Ciarán Hinds describes Max as ‘a man discombobulated or unbalanced, living with grief and confused as to what he can do and how he should deal with it. He’s not very good at dealing with it.’1 Grief is, of course, an immensely powerful, sometimes crippling, emotion which can knock anyone off balance. It is very often a dreadfully isolating experience. As Ella Wheeler Wilcox famously wrote, ‘Laugh and the whole world laughs with you, cry and you cry alone.’2 It can be particularly lonely for someone who has lost a spouse after many years of sharing life together; suddenly it seems impossible to share those experiences with anyone else. Banville says:
It’s such a strange thing (death) we’re all here and suddenly one of us is gone, it’s a strange and disruptive occurrence. He obviously still loves his wife and she loves him in that strange way that people do that have been married for decades.3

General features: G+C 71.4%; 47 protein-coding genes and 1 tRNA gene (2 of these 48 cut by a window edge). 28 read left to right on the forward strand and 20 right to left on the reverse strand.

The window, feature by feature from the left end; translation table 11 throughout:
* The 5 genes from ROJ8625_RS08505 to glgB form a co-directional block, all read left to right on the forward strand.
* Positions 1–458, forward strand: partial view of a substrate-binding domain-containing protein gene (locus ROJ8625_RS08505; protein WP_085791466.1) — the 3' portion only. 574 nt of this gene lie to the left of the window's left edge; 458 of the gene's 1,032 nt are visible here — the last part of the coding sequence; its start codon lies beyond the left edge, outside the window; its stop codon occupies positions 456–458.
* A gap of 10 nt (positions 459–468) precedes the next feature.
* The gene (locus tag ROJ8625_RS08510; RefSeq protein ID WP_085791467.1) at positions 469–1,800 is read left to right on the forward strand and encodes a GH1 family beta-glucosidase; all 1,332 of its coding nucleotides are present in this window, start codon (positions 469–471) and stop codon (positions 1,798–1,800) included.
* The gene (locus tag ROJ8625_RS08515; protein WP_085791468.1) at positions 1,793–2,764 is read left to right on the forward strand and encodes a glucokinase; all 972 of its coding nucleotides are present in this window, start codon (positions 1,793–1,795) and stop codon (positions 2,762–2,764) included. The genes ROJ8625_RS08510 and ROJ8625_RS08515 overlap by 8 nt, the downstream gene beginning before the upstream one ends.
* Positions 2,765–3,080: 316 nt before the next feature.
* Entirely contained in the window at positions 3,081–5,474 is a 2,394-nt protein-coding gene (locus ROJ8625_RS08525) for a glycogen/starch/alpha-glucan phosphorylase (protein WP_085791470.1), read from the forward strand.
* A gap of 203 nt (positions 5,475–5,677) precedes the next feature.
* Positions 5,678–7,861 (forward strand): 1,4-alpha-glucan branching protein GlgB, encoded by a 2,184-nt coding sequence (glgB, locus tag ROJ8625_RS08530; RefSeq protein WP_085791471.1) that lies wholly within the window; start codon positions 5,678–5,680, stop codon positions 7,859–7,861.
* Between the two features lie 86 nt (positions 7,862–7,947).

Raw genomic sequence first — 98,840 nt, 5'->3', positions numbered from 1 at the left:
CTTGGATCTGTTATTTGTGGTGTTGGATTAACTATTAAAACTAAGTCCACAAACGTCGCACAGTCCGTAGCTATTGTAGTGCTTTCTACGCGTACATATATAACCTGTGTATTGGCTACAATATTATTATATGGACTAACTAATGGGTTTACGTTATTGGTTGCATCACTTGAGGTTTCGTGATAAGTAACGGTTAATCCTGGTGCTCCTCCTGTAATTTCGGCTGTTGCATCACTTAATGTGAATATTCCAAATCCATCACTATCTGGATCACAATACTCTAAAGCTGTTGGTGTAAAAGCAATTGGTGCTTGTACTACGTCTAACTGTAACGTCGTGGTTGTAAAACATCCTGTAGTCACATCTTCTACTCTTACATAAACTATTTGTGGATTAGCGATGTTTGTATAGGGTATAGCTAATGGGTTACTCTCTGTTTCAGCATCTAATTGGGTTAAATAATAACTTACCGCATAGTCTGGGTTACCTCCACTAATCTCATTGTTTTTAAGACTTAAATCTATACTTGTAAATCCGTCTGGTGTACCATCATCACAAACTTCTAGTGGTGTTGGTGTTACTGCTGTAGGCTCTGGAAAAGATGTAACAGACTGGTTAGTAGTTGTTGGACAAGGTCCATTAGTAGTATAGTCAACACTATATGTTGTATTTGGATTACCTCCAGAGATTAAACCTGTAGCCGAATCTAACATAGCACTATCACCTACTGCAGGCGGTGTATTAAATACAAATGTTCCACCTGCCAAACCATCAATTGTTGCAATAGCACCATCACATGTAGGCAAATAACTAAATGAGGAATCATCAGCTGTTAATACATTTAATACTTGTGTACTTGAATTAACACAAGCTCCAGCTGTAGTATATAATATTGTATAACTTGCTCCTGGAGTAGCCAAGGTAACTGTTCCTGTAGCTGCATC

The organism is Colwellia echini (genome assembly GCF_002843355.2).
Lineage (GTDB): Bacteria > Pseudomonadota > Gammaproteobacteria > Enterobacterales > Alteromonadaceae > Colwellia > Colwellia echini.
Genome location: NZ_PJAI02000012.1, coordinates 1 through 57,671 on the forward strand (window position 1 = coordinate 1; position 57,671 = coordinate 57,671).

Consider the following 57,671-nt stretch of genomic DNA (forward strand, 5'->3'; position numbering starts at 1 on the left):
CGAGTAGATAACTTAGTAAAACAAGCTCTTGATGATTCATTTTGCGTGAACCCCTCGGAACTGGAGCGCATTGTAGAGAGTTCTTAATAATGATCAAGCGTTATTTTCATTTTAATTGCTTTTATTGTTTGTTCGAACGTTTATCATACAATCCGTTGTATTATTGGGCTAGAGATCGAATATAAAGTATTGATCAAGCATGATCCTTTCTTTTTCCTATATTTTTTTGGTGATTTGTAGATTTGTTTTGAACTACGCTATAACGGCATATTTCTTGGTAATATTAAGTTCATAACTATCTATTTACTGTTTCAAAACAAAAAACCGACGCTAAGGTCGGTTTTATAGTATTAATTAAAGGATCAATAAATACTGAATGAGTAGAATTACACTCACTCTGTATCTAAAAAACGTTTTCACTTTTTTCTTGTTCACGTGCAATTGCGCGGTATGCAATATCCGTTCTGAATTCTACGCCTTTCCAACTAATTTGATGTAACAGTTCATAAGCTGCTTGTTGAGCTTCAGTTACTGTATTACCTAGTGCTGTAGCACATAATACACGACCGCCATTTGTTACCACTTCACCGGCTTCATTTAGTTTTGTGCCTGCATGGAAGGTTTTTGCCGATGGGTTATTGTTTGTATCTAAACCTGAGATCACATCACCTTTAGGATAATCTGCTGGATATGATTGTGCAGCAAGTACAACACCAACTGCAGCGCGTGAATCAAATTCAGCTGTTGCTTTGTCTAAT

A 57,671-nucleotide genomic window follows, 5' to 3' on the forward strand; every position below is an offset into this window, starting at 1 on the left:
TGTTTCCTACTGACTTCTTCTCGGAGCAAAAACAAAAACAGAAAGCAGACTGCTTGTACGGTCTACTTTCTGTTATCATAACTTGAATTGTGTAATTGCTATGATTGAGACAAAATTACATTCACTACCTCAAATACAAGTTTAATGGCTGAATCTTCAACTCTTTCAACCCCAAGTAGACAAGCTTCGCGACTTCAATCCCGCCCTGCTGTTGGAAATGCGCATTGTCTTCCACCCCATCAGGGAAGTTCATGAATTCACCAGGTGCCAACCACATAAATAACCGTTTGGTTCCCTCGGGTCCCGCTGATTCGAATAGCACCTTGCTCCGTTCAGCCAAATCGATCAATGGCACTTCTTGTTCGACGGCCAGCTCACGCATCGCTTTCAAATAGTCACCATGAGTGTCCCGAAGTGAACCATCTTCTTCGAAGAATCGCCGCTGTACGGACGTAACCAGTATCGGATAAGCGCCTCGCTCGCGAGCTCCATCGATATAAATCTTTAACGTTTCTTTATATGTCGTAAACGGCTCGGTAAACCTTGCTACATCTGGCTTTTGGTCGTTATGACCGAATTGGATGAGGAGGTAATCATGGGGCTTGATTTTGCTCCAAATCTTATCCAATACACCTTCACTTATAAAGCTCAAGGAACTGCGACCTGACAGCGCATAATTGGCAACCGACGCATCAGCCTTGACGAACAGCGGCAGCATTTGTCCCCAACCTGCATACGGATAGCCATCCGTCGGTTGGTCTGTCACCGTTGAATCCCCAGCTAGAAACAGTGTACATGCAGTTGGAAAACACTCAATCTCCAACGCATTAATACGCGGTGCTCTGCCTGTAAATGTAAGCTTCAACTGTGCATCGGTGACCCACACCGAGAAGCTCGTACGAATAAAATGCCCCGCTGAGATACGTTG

It is entirely understandable that Max should feel lost and alone, surrounded by things that bring back so many memories. Some time away from it all could seem very attractive, but Max evidently fails to allow for two very significant factors. The first is that he has a daughter who loves him, who is herself grieving and who both needs the support of her father and who needs to give her support to him. Grief may often make people isolated, but it should not: it is something that should be shared. Wilcox’s famous line is not a prescription, but a sad observation: people can struggle to know how to help a grieving person so they keep their distance. But family and close friends are experiencing grief themselves, and one of the best things they can do is share it, weeping together, laughing about the good times, being together, valuing each other. But Max abandons her because he is so self-absorbed. Judging from the flashbacks to his time with Anna, he has been for a very long time. John Banville says, ‘When we’re children, we’re locked inside ourselves. We’re totally self-centred.’ But Max still is. In a very important sense, he has not really grown up.